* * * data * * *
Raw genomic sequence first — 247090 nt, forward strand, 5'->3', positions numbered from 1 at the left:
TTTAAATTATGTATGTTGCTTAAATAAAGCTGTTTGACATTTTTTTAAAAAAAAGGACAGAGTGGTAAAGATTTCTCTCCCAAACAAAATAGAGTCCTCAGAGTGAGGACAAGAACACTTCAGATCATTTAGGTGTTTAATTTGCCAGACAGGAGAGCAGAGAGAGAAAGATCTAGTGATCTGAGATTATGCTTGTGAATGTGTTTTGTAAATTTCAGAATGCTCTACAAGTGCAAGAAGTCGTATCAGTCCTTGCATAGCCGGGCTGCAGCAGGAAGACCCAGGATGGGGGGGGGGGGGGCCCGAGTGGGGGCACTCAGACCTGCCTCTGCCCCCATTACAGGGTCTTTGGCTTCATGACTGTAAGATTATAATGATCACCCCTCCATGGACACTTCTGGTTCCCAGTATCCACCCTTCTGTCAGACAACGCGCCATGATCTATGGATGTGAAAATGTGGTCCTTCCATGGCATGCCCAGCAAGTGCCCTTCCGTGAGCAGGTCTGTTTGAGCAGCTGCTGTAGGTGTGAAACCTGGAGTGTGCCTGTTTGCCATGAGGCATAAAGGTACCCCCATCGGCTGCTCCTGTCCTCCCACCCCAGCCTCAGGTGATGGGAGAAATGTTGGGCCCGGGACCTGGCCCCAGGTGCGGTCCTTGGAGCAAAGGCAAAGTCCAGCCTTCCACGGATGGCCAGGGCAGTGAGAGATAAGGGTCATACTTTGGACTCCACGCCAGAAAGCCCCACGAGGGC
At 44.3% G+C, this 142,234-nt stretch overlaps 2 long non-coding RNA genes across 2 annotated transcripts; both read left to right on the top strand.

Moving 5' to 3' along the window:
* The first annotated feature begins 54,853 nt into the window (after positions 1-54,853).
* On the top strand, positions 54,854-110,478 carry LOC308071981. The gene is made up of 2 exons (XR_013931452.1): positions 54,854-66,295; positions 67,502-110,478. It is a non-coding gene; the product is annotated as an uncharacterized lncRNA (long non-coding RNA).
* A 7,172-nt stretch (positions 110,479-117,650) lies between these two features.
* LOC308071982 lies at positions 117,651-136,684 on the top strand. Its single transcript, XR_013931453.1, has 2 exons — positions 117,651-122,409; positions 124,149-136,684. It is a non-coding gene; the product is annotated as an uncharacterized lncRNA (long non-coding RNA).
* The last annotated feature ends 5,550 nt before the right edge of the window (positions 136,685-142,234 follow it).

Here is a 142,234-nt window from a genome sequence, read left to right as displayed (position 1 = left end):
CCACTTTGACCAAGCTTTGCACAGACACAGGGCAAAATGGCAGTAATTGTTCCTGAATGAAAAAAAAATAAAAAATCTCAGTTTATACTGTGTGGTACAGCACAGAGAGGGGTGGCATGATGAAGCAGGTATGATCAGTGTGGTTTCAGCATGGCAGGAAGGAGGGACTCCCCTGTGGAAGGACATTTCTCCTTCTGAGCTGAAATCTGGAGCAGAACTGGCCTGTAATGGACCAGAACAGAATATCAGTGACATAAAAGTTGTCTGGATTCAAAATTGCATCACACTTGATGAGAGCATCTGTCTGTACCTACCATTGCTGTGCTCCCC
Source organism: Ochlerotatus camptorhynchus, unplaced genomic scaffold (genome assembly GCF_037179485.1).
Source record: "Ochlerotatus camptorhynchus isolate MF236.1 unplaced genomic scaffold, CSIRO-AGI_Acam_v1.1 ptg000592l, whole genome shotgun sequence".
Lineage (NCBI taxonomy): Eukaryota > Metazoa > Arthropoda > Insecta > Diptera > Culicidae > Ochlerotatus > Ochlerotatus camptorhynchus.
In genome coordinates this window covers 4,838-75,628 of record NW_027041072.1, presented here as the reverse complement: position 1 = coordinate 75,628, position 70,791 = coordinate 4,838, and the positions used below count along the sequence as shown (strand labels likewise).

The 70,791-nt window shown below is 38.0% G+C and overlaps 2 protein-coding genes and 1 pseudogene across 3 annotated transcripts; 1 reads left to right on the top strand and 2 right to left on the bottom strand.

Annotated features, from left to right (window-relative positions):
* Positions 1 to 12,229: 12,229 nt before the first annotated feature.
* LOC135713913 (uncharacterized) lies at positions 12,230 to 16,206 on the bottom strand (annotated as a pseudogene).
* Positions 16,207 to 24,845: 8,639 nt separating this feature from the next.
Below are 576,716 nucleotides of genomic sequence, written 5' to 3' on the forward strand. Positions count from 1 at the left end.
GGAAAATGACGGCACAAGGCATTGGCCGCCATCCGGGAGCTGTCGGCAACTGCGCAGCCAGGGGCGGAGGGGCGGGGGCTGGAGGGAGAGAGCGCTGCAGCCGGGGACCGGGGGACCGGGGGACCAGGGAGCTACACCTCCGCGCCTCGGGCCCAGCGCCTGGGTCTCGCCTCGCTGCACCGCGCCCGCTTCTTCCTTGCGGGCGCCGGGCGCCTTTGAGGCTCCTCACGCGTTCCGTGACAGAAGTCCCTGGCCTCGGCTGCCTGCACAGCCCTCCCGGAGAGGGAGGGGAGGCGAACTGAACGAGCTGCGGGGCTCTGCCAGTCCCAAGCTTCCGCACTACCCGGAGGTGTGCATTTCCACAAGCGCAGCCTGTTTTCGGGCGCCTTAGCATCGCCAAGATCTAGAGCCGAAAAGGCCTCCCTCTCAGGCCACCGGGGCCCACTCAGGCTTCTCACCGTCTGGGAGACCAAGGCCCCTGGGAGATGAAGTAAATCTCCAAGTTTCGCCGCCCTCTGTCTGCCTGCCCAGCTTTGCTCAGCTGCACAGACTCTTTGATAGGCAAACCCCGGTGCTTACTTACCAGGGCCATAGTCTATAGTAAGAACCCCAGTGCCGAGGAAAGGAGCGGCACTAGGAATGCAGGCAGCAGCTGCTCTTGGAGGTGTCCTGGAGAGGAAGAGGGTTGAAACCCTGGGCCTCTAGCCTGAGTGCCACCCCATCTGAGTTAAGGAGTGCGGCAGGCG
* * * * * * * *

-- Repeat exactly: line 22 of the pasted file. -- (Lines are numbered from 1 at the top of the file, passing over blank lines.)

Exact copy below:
GGAAAATGACGGCACAAGGCATTGGCCGCCATCCGGGAGCTGTCGGCAACTGCGCAGCCAGGGGCGGAGGGGCGGGGGCTGGAGGGAGAGAGCGCTGCAGCCGGGGACCGGGGGACCGGGGGACCAGGGAGCTACACCTCCGCGCCTCGGGCCCAGCGCCTGGGTCTCGCCTCGCTGCACCGCGCCCGCTTCTTCCTTGCGGGCGCCGGGCGCCTTTGAGGCTCCTCACGCGTTCCGTGACAGAAGTCCCTGGCCTCGGCTGCCTGCACAGCCCTCCCGGAGAGGGAGGGGAGGCGAACTGAACGAGCTGCGGGGCTCTGCCAGTCCCAAGCTTCCGCACTACCCGGAGGTGTGCATTTCCACAAGCGCAGCCTGTTTTCGGGCGCCTTAGCATCGCCAAGATCTAGAGCCGAAAAGGCCTCCCTCTCAGGCCACCGGGGCCCACTCAGGCTTCTCACCGTCTGGGAGACCAAGGCCCCTGGGAGATGAAGTAAATCTCCAAGTTTCGCCGCCCTCTGTCTGCCTGCCCAGCTTTGCTCAGCTGCACAGACTCTTTGATAGGCAAACCCCGGTGCTTACTTACCAGGGCCATAGTCTATAGTAAGAACCCCAGTGCCGAGGAAAGGAGCGGCACTAGGAATGCAGGCAGCAGCTGCTCTTGGAGGTGTCCTGGAGAGGAAGAGGGTTGAAACCCTGGGCCTCTAGCCTGAGTGCCACCCCATCTGAGTTAAGGAGTGCGGCAGGCG